114 F3d 1196 United States v. McKinley

114 F.3d 1196

UNITED STATES of America, Plaintiff-Appellee,
v.
Dennis Earl McKINLEY, Defendant-Appellant.

No. 96-50538.

United States Court of Appeals, Ninth Circuit.

Submitted May 19, 1997.*
Decided May 28, 1997.

NOTICE: Ninth Circuit Rule 36-3 provides that dispositions other than opinions or orders designated for publication are not precedential and should not be cited except when relevant under the doctrines of law of the case, res judicata, or collateral estoppel.

Before: FLETCHER, REINHARDT, and FERNANDEZ, Circuit Judges.


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1

MEMORANDUM**

2

Dennis Earl McKinley appeals his sentence for bank robbery in violation of 18 U.S.C. § 2113(a). McKinley contends the district court erred in treating his prior state convictions as unrelated and sentencing him as a career offender pursuant to USSG § 4B1.1. We have jurisdiction pursuant to 28 U.S.C. § 1291, and we affirm.

3

Whether two prior convictions are related for purposes of career offender status, is a mixed question of law and fact subject to de novo review. See United States v. Davis, 922 F.2d 1385, 1387 (9th Cir.1991). "In order to qualify as a career offender, a defendant must have at least two prior felony convictions of either a crime of violence or a controlled substance offense." United States v. Gallegos-Gonzalez, 3 F.3d 325, 326 (9th Cir.1993). "Moreover, at least two of these prior convictions must have sentences which are counted separately--that is, sentences imposed in unrelated cases." Id.; see also USSG §§ 4B1.2(3); 4A1.2(a)(2) (1995). Prior sentences are considered related if they resulted from offenses that (1) occurred on a single occasion; (2) were part of a single common scheme or plan; or (3) were consolidated for trial or sentencing. See United States v. Chapnick, 963 F.2d 224, 226 (9th Cir.1992); USSG § 4A1.2, comment. (n. 3).1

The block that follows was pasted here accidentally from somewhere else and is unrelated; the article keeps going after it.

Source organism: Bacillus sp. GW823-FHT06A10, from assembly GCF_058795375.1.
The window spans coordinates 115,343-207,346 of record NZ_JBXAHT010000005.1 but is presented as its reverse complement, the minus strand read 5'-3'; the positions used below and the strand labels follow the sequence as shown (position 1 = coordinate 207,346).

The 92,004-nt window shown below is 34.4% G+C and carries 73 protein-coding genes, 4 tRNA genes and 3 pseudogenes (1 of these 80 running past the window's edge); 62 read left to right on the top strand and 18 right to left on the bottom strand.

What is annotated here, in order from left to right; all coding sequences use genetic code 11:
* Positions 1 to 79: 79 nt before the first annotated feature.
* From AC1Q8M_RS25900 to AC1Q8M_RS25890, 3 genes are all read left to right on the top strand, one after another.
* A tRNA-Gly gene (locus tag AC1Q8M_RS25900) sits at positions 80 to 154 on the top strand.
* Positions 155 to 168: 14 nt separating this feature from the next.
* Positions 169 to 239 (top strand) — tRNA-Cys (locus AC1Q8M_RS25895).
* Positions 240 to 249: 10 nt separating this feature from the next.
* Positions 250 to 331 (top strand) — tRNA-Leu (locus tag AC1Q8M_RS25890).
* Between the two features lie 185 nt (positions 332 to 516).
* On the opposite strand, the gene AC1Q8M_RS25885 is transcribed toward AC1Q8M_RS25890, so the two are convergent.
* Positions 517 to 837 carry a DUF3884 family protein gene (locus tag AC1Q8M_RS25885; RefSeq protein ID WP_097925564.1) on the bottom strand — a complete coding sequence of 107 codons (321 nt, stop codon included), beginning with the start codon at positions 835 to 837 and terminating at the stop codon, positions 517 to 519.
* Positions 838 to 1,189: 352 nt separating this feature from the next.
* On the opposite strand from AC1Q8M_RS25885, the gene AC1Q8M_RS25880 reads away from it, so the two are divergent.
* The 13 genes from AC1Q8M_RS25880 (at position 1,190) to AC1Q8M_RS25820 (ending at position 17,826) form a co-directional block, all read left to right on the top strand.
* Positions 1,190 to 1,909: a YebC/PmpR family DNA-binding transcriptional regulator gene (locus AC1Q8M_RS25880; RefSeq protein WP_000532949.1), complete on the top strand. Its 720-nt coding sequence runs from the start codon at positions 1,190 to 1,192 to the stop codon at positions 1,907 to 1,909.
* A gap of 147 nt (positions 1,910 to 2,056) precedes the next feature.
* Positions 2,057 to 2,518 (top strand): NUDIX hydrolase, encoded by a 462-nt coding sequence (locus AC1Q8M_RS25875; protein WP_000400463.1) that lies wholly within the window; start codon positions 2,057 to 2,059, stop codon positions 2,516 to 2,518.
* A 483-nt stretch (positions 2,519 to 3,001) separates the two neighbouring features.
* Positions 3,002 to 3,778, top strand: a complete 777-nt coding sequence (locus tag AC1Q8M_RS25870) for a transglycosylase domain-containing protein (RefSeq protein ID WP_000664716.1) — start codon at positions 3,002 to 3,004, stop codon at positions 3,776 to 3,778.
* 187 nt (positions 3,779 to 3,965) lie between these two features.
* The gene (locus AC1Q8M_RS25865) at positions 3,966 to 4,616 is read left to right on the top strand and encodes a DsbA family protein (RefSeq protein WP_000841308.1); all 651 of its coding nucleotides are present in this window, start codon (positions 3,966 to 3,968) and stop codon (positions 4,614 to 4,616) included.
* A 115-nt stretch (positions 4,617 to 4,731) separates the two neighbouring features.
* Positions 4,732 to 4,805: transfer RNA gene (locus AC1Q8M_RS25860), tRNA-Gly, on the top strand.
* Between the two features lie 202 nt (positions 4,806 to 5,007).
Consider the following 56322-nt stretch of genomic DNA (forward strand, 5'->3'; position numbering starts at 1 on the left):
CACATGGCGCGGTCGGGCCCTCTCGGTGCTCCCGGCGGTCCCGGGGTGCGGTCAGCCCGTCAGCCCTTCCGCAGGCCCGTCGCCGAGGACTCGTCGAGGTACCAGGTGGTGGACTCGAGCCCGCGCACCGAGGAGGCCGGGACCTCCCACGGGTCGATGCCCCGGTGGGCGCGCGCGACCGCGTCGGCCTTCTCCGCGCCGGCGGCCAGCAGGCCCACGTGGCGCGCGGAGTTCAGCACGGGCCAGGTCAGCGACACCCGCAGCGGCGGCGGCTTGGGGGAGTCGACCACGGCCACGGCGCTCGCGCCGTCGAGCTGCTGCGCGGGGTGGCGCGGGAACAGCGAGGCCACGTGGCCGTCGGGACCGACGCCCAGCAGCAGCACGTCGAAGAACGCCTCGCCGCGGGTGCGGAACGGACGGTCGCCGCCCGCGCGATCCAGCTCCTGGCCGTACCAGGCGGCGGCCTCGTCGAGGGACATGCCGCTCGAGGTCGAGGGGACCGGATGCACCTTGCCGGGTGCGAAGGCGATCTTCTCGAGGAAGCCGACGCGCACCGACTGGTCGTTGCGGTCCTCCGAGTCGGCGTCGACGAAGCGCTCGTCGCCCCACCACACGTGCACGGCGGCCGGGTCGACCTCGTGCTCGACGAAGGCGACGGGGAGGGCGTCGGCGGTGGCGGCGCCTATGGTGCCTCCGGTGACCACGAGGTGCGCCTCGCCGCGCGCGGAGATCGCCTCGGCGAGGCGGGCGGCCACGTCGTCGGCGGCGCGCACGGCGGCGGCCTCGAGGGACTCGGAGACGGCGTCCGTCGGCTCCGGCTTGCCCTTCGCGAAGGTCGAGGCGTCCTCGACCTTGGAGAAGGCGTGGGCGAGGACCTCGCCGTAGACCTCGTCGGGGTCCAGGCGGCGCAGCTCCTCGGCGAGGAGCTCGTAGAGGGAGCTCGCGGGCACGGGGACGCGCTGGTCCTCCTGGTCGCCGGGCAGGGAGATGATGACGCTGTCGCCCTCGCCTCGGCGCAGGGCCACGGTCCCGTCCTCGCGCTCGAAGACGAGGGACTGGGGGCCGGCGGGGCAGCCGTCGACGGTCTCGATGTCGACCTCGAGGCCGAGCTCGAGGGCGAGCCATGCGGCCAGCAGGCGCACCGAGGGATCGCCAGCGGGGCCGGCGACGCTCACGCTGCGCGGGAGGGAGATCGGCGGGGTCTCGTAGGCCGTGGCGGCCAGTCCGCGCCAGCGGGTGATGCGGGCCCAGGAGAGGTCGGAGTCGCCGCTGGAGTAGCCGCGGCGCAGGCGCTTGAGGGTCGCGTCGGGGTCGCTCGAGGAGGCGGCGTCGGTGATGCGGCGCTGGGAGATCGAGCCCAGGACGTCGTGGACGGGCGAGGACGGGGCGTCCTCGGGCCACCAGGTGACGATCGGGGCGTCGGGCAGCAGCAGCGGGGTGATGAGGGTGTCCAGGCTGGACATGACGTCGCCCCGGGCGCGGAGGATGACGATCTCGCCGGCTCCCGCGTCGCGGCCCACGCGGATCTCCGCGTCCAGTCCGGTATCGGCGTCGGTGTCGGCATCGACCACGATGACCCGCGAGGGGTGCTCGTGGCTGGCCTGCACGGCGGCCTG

4

McKinley first argues that although only two of his four state convictions were formally consolidated, all of them were "effectively" consolidated because they resulted in concurrent sentences. This argument lacks merit because the state court's imposition of concurrent sentences does not necessarily establish that the offenses were consolidated and McKinley was sentenced by three different courts on three separate occasions. See Davis, 922 F.2d at 1390-91 (holding that sentences were not effectively consolidated where defendant given concurrent sentences by two different state courts).

5

McKinley next argues that the characteristics of his four prior state robberies are so similar that they must be considered as part of a "common scheme or plan." This contention also lacks merit. Although the priors had a similar modus operandi and perhaps a similar motive, there was no evidence that they were conceived as a common "program of action." See Chapnick, 963 F.2d at 227 & n. 5 (holding robberies committed two weeks apart were not related despite common motive); see also Davis, 922 F.2d at 1389 (holding that modus operandi not enough to demonstrate common scheme or plan). In addition, the robberies committed by McKinley involved different victims. See Chapnick, 963 F.2d at 227 (noting that fact that crimes involved different victims is a factor other courts have frequently deemed determinative in holding prior offense unrelated to each other); cf. United States v. Houser, 929 F.2d 1369, 1374 (9th Cir.1991) (holding that two prior convictions were part of common scheme where both involved drug sales to the same agent and resulted from a single investigation). The district court's judgment is therefore

6

AFFIRMED.

7

REINHARDT, Circuit Judge, concurring.


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8

I concur only because the precedent in this circuit compels that result.

*

The panel unanimously finds this case suitable for decision without oral argument. See Fed.R.App.P. 34(a); 9th Cir.R. 34-4

**

This disposition is not appropriate for publication and may not be cited to or by the courts of this circuit except as provided by 9th Cir.R. 36-3

1

In 1991, Note 3 was amended to reflect that sentences for offenses separated by an intervening arrest are always treated as unrelated even if they otherwise satisfy the relevant criteria. See Gallegos-Gonzalez, 3 F.3d at 328. Because none of McKinley's prior offenses were separated by an intervening arrest, that provision is not at issue here